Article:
Take a long hard look at anyone who hasn’t engaged in the last 30 days, and even harder on those with no action in the last 90 days!
The frequency of sending makes a huge difference to engagement. Ideally, weekly, or at least every other week otherwise your contacts don’t remember you and don’t recall ever signing up. If your contacts receive an email after a long period of silence, they are less likely to open it and more likely to mark it as spam, or even register a spam complaint; another way to sully your domain reputation! If we have an engagement rate of 35% it is unlikely to be the same 35% for each mail. So, the more often we send the more of the list will have engaged in the last 30 days and the better our domain reputation. Consider segmenting your list so that the engaged contacts get frequent emails while those that are less engaged get less frequent emails, just enough to keep in touch.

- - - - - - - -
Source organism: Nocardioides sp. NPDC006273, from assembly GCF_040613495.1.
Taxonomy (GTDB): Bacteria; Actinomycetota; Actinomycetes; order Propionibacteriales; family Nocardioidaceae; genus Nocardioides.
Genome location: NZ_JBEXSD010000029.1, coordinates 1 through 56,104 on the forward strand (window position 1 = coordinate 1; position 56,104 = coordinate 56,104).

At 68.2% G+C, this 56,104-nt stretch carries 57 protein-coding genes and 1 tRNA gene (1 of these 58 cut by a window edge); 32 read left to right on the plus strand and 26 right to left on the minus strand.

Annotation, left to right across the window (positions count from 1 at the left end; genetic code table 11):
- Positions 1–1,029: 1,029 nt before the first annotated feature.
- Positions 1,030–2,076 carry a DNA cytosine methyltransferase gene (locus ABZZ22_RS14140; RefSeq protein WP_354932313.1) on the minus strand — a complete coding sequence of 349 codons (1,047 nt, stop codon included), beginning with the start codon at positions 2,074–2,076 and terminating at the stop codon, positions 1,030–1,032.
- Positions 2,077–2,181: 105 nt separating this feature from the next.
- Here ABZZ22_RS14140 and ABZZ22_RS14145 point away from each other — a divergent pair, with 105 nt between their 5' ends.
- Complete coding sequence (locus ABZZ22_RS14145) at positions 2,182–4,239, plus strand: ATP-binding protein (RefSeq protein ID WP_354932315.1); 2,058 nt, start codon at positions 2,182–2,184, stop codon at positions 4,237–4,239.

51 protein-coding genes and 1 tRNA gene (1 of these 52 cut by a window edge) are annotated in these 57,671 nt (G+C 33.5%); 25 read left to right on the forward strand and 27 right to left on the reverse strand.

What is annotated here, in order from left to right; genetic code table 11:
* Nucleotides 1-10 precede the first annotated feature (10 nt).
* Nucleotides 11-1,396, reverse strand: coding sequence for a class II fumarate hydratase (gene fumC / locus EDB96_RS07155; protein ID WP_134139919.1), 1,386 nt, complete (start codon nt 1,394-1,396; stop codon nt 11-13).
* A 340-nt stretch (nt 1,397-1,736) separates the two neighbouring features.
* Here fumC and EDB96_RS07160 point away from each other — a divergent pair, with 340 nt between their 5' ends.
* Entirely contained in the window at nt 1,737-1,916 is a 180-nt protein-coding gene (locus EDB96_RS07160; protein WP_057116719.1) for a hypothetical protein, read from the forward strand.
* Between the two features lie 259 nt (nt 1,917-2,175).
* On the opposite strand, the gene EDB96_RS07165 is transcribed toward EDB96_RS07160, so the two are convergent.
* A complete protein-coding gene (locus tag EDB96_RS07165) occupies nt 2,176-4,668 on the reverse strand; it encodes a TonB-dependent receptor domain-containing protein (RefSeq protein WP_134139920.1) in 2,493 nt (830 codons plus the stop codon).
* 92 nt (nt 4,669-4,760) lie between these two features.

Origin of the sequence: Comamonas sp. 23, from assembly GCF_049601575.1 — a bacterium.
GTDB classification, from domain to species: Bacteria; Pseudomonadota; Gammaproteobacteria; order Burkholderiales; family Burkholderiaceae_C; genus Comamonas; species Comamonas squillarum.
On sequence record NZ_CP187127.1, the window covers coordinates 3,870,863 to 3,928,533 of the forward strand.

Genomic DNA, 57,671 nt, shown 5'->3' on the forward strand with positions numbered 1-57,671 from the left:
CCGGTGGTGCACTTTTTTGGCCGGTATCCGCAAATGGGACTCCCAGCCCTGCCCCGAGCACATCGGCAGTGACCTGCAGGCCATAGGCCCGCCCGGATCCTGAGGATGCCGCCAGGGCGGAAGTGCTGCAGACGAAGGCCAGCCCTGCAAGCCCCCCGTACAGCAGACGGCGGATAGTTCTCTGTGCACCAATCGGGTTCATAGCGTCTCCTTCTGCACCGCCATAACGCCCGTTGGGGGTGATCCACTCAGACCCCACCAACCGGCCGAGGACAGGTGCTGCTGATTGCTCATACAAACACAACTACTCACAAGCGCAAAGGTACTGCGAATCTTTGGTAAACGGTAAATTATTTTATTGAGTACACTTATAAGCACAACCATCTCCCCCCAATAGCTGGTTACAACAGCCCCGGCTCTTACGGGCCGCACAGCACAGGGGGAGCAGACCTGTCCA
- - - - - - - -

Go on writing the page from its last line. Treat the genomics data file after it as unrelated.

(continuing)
Any more than 3 links in an email will massively increase the chance of ending up in the Promotions tab if not the spam folder. If you are sending from an email marketing app, your unsubscribe link will count as one. If you have a call to action, and you should be on most emails, that’s a second. So, stop there! Adding links to websites and multiple social media accounts will cause you problems. Another reason for limiting links is that you should be designing your mail to elicit a particular response. It may be to click on a buy link, a link to an article, a link to one social media account, or a book an appointment link. Any further links distract and confuse your contact. Confused people don’t act.
While we are discussing links, link shorteners have been shown to reduce deliverability.
Google has made it explicit in what it now expects from businesses so a little forward planning and getting the right processes in place should mean you won’t be impacted excessively by these changes act now to protect your reputation and your revenue.